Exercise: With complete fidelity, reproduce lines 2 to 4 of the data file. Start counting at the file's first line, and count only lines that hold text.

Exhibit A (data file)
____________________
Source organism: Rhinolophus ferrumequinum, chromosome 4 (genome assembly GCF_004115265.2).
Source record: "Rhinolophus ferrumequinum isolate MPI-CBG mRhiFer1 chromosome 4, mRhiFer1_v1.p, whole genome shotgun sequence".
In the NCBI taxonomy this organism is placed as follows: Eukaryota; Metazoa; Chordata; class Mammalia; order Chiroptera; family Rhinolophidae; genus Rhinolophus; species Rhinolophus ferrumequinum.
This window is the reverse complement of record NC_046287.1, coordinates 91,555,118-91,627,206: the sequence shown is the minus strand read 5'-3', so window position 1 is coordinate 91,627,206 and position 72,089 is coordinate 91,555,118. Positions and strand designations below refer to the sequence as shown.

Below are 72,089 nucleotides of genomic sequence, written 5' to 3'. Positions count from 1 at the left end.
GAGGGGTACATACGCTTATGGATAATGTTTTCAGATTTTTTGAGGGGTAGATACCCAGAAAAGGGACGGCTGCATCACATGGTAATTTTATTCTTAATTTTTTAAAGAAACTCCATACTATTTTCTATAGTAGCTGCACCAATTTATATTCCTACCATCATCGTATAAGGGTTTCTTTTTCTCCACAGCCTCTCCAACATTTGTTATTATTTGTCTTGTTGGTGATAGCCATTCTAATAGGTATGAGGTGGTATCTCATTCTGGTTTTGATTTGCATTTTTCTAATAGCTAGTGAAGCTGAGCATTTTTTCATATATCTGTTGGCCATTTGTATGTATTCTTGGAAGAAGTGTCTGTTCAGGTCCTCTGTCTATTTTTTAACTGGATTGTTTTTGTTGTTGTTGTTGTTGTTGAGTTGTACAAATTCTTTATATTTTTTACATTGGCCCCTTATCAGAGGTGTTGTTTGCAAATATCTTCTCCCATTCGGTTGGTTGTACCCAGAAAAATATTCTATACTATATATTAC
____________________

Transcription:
Source record: "Rhinolophus ferrumequinum isolate MPI-CBG mRhiFer1 chromosome 4, mRhiFer1_v1.p, whole genome shotgun sequence".
In the NCBI taxonomy this organism is placed as follows: Eukaryota; Metazoa; Chordata; class Mammalia; order Chiroptera; family Rhinolophidae; genus Rhinolophus; species Rhinolophus ferrumequinum.
This window is the reverse complement of record NC_046287.1, coordinates 91,555,118-91,627,206: the sequence shown is the minus strand read 5'-3', so window position 1 is coordinate 91,627,206 and position 72,089 is coordinate 91,555,118. Positions and strand designations below refer to the sequence as shown.